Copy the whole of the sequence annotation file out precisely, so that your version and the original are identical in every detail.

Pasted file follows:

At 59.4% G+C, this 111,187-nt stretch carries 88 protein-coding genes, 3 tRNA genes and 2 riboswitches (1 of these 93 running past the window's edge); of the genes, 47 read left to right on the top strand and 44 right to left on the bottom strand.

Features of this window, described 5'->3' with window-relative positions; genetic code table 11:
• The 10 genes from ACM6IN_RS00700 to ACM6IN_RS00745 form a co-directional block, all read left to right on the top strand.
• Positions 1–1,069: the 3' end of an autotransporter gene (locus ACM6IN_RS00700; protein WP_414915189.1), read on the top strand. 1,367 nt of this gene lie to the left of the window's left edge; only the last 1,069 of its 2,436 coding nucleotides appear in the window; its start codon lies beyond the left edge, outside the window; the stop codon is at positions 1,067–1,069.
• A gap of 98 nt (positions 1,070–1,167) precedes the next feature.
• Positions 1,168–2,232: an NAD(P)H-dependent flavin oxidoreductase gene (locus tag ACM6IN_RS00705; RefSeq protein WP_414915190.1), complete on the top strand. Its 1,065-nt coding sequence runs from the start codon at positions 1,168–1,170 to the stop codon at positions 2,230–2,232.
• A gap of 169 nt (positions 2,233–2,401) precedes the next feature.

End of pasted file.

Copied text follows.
At 59.4% G+C, this 111,187-nt stretch carries 88 protein-coding genes, 3 tRNA genes and 2 riboswitches (1 of these 93 running past the window's edge); of the genes, 47 read left to right on the top strand and 44 right to left on the bottom strand.

Features of this window, described 5'->3' with window-relative positions; genetic code table 11:
• The 10 genes from ACM6IN_RS00700 to ACM6IN_RS00745 form a co-directional block, all read left to right on the top strand.
• Positions 1–1,069: the 3' end of an autotransporter gene (locus ACM6IN_RS00700; protein WP_414915189.1), read on the top strand. 1,367 nt of this gene lie to the left of the window's left edge; only the last 1,069 of its 2,436 coding nucleotides appear in the window; its start codon lies beyond the left edge, outside the window; the stop codon is at positions 1,067–1,069.
• A gap of 98 nt (positions 1,070–1,167) precedes the next feature.
• Positions 1,168–2,232: an NAD(P)H-dependent flavin oxidoreductase gene (locus tag ACM6IN_RS00705; RefSeq protein WP_414915190.1), complete on the top strand. Its 1,065-nt coding sequence runs from the start codon at positions 1,168–1,170 to the stop codon at positions 2,230–2,232.
• A gap of 169 nt (positions 2,233–2,401) precedes the next feature.